Texas Hold’em Poker
How to play Texas Hold'em
If you are new to the game of poker or want to learn more about the game, understanding the rules and format of Texas Hold’em poker is important as it’s the most commonly played variant. Texas Hold’em revolves around two hole cards, which are private to each player, and then five community cards that are revealed by the dealer as the hand progresses.
After each card reveal, players must decide whether to check, bet, raise or fold in a bid to form the most valuable five-card hand and of course win the pot. To learn more about the rules of poker, visit our poker school.
Texas Hold’em Rules
Texas Hold’em is the most popular poker variant and can be played with between two to ten players. The rules are as follows:
- One player is the dealer, with the position of the dealer rotating clockwise to the next active player after every hand. The two players to the left of the dealer are named the small blind and big blind.
- Both the small blind and big blind are required to make forced bets and are typically the only players to put money in the pot before the cards are dealt. Every player is then dealt two cards (hole cards) face down.
- Once the hole cards are dealt, the first round begins with the player sitting to the left of the big blind. This participant can fold, call or raise.
- Betting continues clockwise, with each player able to fold, call or raise the highest bet made before them. In order to stay in the hand and see the next card, all players must typically have the same number of chips in the pot.
- After the first betting round comes the flop, where three community cards are turned face-up on the table.
- Betting resumes with each player remaining in the hand having the option to check, bet or raise, call or fold.
- When the second round is finished, another community card is revealed in the ‘turn’.
- The third round of betting starts with the first remaining player sitting to the left of the dealer. It is played clockwise, as with the earlier rounds.
- When the third round is over, another community card is revealed in the ‘river’.
- The fourth round again starts with the first remaining player sitting to the left of the dealer. The betting continues clockwise until a winner is determined. If two or more players remain active after the fourth betting round has concluded, these players’ hole cards are revealed and the best poker hand wins the pot.
The blinds in Texas Hold’em are determined by which player is designated the dealer, or the ‘button’ for the hand. The player to the left of the button is designated the small blind, meaning the first forced bet. The player to the left of the small blind is designated the big blind, another forced bet typically twice the size of the small blind.
The blinds can differ depending on the betting structures, as follows:
- Limit games: The big blind is the same as the small bet, and the small blind is typically half the size of the big blind depending on the stakes.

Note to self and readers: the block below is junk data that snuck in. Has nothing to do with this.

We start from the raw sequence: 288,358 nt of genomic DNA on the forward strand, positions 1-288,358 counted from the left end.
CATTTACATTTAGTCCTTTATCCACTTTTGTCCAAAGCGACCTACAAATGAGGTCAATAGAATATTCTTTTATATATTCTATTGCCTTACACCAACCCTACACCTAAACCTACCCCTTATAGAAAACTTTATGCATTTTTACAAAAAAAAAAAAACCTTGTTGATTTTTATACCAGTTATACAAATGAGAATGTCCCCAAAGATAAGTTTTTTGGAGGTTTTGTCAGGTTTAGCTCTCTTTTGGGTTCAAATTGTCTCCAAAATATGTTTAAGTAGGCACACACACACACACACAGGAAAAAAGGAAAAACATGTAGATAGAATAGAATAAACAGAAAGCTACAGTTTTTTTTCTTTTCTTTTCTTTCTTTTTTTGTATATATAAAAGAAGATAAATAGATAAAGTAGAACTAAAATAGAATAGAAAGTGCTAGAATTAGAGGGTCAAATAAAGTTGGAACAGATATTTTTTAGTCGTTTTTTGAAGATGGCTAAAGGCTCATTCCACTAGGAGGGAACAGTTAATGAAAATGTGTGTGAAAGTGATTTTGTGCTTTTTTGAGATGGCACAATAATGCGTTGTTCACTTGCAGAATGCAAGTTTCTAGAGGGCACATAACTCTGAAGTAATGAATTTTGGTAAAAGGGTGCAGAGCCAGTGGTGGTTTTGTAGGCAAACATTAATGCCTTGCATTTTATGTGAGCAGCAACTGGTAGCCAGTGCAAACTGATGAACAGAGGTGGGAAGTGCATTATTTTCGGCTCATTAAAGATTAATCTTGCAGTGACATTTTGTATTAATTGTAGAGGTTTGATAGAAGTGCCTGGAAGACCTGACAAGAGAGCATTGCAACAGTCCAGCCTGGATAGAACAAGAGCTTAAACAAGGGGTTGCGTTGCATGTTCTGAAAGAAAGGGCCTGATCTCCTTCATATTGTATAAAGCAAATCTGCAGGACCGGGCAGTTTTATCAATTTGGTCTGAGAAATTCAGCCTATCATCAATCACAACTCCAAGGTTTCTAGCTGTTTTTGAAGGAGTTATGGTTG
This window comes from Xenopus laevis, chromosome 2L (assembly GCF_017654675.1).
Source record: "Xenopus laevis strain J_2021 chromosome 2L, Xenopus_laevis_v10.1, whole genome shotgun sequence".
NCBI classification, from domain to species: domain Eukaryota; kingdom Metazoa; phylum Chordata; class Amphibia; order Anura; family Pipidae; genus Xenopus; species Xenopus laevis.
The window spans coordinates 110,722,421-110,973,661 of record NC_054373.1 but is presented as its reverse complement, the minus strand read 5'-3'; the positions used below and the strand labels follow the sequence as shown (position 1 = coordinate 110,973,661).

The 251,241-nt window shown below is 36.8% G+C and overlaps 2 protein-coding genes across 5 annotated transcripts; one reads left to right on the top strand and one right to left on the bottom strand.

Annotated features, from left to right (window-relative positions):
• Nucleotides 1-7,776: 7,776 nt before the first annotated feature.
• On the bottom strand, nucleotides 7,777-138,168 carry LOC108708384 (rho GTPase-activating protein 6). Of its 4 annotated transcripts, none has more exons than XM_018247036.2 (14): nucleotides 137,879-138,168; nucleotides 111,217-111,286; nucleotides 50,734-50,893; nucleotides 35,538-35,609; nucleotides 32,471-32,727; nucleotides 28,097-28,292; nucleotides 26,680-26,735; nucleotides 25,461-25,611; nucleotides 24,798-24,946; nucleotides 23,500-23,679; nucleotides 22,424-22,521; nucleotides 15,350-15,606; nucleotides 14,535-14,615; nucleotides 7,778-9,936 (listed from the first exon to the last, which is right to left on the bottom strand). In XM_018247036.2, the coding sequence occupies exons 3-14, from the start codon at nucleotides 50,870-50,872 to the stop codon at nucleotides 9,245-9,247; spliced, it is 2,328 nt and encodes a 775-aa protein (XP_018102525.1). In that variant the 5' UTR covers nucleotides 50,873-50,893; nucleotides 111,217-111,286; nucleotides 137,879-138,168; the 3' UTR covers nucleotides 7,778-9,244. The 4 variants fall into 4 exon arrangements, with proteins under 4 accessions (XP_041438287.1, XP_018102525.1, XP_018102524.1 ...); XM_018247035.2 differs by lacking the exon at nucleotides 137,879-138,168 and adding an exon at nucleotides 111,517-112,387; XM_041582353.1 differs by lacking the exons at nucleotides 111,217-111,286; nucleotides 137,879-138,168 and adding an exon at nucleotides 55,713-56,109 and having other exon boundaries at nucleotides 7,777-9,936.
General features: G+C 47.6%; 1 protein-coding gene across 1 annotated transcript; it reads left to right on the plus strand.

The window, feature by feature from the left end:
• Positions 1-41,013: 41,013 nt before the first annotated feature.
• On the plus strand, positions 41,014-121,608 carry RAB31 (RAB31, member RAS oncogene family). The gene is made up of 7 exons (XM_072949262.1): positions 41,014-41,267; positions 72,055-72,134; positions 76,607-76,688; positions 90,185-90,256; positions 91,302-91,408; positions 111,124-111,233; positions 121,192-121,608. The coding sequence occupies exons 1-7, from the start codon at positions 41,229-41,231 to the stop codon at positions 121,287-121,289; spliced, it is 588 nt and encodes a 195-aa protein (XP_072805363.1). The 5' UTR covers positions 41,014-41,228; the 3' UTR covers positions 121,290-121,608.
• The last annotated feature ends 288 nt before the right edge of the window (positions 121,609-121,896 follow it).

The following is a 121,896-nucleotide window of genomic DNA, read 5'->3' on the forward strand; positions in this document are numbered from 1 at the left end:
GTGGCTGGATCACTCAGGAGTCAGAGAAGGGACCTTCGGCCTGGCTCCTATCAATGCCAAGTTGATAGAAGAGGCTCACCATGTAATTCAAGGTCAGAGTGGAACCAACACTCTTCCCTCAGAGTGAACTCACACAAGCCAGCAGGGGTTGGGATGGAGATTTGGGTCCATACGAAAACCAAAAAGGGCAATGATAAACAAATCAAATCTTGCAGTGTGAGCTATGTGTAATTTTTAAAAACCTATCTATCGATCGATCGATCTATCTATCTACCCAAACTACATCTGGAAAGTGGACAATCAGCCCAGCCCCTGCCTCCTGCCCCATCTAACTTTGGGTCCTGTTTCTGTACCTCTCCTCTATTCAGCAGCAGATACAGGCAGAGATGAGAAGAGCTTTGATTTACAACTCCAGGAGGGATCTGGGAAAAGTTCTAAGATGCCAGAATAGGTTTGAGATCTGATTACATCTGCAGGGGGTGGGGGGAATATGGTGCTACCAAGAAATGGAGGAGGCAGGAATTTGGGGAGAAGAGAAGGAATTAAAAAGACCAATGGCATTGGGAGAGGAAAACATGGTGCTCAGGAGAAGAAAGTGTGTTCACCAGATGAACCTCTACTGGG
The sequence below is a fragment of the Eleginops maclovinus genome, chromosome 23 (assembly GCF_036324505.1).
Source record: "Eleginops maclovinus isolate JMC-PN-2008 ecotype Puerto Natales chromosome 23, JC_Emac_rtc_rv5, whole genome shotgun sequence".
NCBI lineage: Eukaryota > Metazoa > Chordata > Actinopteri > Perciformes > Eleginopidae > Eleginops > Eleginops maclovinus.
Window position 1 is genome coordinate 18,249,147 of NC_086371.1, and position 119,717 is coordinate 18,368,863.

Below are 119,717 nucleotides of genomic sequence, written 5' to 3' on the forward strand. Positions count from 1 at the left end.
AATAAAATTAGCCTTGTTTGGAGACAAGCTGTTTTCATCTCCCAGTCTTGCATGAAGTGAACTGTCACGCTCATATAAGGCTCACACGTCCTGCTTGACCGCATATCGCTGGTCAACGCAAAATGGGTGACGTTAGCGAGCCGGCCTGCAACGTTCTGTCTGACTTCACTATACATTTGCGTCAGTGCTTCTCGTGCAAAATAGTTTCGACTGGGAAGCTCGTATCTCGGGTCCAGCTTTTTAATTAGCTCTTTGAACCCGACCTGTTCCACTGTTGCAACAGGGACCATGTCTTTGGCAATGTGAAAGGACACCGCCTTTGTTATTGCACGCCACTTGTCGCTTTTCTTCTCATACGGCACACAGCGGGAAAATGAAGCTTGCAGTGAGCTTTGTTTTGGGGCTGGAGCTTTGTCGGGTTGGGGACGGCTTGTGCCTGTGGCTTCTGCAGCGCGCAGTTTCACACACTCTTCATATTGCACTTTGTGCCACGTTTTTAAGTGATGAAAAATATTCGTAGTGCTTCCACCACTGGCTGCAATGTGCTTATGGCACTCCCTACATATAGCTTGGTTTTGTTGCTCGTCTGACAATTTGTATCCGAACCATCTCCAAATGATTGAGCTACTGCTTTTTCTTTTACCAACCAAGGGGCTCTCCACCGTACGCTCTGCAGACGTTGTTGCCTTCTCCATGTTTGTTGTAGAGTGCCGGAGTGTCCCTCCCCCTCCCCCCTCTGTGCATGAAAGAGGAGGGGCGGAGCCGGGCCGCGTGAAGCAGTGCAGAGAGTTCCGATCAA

- Pot Limit and No Limit games: The games are referred to by the size of their blinds.
Depending on the game, each player may also post an ‘ante’, which is another type of forced bet that is usually smaller than either blind. Once these bets have been made, playing can proceed.
Rules are different for other variants of poker; to find out how the betting structure can differ from Texas Hold’em, visit our guide to Omaha poker.
Each poker hand is a culmination of various betting rounds, the number of which depends on the variation.
In Texas Hold’em there are four betting rounds, and each player must decide whether to fold, call, check, bet or raise when it is their turn to act, often basing their decision on the actions already taken by other players active in the hand.
Players check if they want to pass the action onto the next player but keep their cards. When a player checks, they don’t have to put anything into the pot unless they are playing with a big blind and/or small blind.
If you fold your hand in poker, you lay down your cards and stop playing the hand. Folding means you are out for that hand and relinquish your claim on the pot. Folding the cards involves tossing them to the dealer.
The player bets a certain amount based on the strength of his cards (or bluff if they are feeling adventurous). The bet must be more than the big blind.
Calling is what’s used to call a bet, which is when a player matches the amount that has been put in by another player in the form of a bet or a raise. If nobody calls the bet, the hand is over and the uncalled player wins the hand.
Raising is when a player increases the opening bet. After raising it, other players still active in the hand will have to either call, fold or re-raise, which is the act of increasing a raise that’s already been put in.
When all players have either folded or called the last raise, the betting round is over and all bets that were made are added to the pot. If all players except one have folded when a betting round concludes, the remaining active player wins.
Start of the Game (Pre-Flop and The Flop)
The second stage of each poker hand is called the pre-flop, which is the action that occurs before the flop is dealt and after the blinds have been placed. In the pre-flop phase, players are dealt two cards or ‘hole cards’, which are meant to be seen by the player only. Players must then decide whether they want to call, bet or fold based on their hole cards.
The round following the pre-flop phase is called the ‘flop’. During this round, three community cards are revealed to all the players in the game.